Thursday, April 26, 2012

Artists and scholars show their work in 2012 Symposium

From the minutiae of bacteria to the science of global climate change, there was no topic too large or too small for students selected to present at Randolph College’s 2012 Symposium of Artists and Scholars.

The event, held April 20, showcased the best research and creative works by Randolph College students in the past year. Nineteen students presented research representing a broad range of disciplines and topics.

The Symposium opened with keynote speaker Bob Deans, journalist and environmental author, describing the necessity of having a powerful question to guide research.

“If we ask the right question, we not only know where we’re going, but how to know when we get there,” he said. “The human mind is the most effective machine ever invented for the purpose of answering questions.”

Deans told the students the world needs their generation to find the answers to questions such as how to bring peace and spread democracy. “The questions that you will ask will be more profound than any we have ever faced,” he said.

Students then took the stage for their own presentations.

Zahra Ada Adahman ’14 talked about her analysis of ultrasonic mouse vocalizations. Her research, conducted with Katrin Schenk, a physics professor, seeks to understand and classify the high-frequency calls that mouse pups make when separated from their mothers. Alex Kwakye ’15 and Christopher Hollingsworth ’15 presented a poster explaining how their research with Schenk this summer will explore how mother mice respond to those calls.

Kira Chhatwal ’12 presented her research titled “Will You Marry Me for Money?” She dissected data on family relationships and demonstrated that women who are married tend to earn more money than those who are not, especially when they are in a lower income group. Later, Ravi Shukla ’12 included a discussion of marriage in his talk about the concepts of neutrality or perfectionism in a free society. He discussed the philosophical arguments for and against government promoting particular virtues, such as marriage.

Tra My Dinh Doan ’14 discussed a study she conducted last summer with Caroline Mann, who was a visiting psychology professor. The study sought to devise a way to test whether someone holds a stigma against mental illness without asking the person to admit it.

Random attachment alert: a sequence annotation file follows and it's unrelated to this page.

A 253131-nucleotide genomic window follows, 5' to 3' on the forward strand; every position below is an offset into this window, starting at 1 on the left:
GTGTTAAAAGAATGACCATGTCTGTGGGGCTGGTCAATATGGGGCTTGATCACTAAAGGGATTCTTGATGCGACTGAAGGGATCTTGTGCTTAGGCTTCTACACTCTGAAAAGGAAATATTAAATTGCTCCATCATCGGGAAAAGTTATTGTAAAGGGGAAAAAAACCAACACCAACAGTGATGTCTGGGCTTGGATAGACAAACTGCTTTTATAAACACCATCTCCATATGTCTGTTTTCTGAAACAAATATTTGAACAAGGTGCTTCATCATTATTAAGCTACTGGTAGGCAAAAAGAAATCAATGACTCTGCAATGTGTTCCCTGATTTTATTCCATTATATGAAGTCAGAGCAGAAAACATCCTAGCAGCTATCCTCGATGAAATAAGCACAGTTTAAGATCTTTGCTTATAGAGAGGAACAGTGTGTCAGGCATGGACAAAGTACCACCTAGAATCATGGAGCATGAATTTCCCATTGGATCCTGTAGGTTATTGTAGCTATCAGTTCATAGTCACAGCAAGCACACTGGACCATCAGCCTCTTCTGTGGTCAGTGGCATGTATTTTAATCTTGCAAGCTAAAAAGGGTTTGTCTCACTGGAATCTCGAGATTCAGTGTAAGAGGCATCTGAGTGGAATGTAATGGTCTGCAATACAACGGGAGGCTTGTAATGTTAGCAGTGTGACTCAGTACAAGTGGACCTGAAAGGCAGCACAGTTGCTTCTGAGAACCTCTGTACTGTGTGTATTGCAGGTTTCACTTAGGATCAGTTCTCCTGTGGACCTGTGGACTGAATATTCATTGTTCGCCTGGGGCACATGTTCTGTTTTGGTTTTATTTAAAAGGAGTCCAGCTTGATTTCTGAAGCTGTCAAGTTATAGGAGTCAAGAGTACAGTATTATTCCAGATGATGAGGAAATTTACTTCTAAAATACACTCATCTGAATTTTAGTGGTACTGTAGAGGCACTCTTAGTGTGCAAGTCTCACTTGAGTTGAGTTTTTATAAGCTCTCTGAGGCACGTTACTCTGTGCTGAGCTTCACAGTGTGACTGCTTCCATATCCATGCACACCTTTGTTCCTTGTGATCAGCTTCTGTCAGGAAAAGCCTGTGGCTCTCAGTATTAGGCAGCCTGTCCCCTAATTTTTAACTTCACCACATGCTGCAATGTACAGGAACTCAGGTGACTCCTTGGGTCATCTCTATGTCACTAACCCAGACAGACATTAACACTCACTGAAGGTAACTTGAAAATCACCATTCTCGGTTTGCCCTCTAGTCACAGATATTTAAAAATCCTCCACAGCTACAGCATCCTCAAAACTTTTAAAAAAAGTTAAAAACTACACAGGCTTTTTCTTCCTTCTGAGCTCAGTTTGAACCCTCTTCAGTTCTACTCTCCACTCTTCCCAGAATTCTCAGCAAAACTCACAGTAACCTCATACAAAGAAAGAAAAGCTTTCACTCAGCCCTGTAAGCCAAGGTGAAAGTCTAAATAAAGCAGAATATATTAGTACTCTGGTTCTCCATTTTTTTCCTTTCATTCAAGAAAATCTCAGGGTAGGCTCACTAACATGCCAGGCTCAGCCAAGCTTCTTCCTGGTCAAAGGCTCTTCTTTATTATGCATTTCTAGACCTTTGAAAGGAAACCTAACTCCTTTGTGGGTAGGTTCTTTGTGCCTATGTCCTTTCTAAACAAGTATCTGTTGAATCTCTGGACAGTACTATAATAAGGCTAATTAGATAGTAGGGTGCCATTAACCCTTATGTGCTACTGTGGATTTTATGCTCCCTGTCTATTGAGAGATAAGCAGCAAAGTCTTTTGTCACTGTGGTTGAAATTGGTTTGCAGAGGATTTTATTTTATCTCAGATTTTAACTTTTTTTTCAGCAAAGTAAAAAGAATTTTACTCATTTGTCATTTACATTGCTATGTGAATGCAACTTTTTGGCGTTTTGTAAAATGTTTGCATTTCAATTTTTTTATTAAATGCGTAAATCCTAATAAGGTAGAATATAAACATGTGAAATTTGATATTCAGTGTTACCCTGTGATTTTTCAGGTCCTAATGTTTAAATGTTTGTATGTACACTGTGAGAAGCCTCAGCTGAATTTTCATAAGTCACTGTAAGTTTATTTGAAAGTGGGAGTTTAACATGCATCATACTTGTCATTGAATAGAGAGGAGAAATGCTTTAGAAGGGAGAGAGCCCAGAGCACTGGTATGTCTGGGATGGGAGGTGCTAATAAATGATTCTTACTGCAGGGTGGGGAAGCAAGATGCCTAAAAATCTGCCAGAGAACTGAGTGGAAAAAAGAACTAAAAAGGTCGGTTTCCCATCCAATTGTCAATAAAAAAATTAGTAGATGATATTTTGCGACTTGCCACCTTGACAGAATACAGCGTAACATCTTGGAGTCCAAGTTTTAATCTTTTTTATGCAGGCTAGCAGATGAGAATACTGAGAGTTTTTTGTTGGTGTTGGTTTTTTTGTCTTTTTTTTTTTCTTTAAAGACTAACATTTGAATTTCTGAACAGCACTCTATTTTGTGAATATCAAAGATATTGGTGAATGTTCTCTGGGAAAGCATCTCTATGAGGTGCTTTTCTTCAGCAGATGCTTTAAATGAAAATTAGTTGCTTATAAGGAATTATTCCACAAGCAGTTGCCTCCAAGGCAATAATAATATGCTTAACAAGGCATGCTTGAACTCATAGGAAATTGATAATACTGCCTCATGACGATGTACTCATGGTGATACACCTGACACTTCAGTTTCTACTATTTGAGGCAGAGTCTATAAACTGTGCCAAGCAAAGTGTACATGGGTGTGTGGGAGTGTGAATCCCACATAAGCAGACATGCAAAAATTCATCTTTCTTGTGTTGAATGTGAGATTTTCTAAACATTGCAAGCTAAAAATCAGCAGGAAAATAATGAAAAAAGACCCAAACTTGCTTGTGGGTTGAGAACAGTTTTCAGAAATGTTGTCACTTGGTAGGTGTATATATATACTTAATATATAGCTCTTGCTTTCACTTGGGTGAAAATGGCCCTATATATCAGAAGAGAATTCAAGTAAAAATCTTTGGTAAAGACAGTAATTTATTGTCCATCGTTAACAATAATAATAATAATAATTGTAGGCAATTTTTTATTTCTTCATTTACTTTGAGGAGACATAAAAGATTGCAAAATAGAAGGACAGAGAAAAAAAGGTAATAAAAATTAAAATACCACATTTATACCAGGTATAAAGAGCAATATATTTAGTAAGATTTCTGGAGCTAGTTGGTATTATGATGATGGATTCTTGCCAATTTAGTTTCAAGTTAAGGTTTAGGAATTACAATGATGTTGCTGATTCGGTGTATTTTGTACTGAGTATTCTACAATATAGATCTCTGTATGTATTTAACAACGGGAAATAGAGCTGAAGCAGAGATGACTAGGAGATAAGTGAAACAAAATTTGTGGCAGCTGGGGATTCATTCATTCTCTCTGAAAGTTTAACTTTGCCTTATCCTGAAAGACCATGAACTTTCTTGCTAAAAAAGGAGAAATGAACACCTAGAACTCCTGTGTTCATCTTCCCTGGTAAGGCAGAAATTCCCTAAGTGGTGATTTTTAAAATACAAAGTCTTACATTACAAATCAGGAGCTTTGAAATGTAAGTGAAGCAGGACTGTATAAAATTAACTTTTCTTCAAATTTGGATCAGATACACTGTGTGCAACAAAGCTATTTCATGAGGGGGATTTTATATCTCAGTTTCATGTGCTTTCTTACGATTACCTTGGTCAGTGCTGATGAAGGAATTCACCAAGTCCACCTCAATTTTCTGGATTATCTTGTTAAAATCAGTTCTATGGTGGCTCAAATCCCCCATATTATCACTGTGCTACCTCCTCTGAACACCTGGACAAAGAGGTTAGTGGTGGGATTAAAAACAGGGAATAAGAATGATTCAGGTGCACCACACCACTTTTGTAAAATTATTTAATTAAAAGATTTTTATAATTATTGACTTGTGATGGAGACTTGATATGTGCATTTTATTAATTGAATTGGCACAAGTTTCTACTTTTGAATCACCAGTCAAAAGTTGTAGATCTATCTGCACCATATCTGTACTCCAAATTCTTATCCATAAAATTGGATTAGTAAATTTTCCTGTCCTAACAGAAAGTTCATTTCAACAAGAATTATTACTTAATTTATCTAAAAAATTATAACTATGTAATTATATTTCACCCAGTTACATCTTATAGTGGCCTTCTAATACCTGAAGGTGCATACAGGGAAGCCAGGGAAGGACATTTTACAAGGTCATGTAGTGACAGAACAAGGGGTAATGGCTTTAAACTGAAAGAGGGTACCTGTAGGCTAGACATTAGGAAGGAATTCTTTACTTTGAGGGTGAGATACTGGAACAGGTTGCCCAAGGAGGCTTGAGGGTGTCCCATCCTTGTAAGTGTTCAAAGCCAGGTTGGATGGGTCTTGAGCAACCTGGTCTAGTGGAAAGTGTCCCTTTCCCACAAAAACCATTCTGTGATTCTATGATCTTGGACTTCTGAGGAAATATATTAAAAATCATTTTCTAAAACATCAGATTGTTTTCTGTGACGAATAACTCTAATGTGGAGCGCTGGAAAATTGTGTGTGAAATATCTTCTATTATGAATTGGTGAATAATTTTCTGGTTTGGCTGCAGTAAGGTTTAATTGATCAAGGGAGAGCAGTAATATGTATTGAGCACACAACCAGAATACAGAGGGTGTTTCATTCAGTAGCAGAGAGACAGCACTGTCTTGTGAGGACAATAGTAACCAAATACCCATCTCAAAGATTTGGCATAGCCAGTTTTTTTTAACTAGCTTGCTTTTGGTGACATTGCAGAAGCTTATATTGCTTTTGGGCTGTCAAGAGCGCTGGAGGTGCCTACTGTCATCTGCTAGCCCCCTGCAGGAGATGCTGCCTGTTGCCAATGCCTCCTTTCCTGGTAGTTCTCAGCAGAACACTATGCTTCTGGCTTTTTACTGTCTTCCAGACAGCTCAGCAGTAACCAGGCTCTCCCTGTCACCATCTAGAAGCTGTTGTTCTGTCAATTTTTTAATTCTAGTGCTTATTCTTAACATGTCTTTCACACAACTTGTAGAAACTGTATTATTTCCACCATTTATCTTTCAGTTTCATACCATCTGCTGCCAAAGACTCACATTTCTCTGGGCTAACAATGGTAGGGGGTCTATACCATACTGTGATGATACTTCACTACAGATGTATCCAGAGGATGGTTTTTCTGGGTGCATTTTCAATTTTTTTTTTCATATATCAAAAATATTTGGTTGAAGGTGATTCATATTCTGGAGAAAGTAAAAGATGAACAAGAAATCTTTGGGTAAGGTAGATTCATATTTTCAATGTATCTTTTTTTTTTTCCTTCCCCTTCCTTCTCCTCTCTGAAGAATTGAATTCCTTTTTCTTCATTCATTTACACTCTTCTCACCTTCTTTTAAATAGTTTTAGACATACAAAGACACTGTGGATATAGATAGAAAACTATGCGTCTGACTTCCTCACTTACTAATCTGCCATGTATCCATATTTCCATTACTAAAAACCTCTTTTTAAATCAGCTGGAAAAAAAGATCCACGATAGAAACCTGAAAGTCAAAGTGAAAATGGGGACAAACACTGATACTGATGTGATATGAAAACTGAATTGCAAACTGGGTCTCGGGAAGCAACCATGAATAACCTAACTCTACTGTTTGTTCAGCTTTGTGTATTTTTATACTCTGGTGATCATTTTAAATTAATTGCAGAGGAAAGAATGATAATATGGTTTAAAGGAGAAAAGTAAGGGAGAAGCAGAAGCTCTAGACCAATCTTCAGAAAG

French artist Yves Klein was the focus of research by Catherine DeSilvey ’13. While the artist is best known for his paintings that used nude women as living paintbrushes, she argued that his planetary reliefs and air architecture—which used fire and air as walls for buildings—should be counted among his artistic canon.

Adam Eller ’13 explained how edible landscaping can improve the availability and sustainability of local food supply. Last summer, he tested soil samples around the Randolph College campus and laid the groundwork for increasing edible landscaping in Lynchburg. Two other students, Louise Searle ’12 and Lily Noguchi ’13, focused on sustainability by presenting a video they made about climate change. The video dissects and debunks an unscientific argument against climate change science.

A few students showcased their creative works to the audience. Sarah Fogle ’12 displayed portions of a graphic novel she is creating as an adaptation of a short story she wrote about LGBTQ college students. Karl Speer ’12 presented "Not Rain Enough in Heaven", a short story loosely based on Shakespeare’s Hamlet, told from the point of Claudius. Danielle Robinson ’12 read a short story from her collection of short stories linked together by family relationships and characters who ride buses. Derrick Woods-Morrow ’12 exhibited photography that documented the cultural shock and immersion during his 2011 study abroad trip to Italy.

Two communication studies students focused on the way certain minority groups are presented in film. Julianna Joyce ’13 discussed her award-winning research that demonstrates ambivalence in the portrayal of racial minorities in Disney productions. Xavier Castanedas ’12 explained the way films about the skinhead subculture ignore the diversity in the group, portraying it as an entirely racist movement.

Meredith Humphreys ’12 presented the ongoing research she has conducted with Woyni Teklay ’13 and Qi Zhang ’13 about using hands-on experiments to increase the effectiveness of science classes. Randolph professors Peggy Schimmoeller, Peter Sheldon, and Tatiana Gilstrap lead the project, which includes a summer seminar for local teachers and a summer science camp for children.

Emily Smith ’12 and Angelina Haines ’12 both discussed their research regarding birds. Smith recently catalogued the biology department’s collection of bird specimens and studied their historical connections to famous natural history collectors. Haines has been studying the populations of crows in urban and suburban areas. Her research sheds light on the way species of crows adapt to environmental changes created by humans.

Debra Coats ’12 studied the prevalence of the Methicillin-resistant Staphylococcus aureus bacteria among college students. Prior studies have shown that the bacterium is more common among groups that live in close quarters, such as a college residence hall. Her research reinforced the importance of hygiene to prevent the spread of germs on a small campus.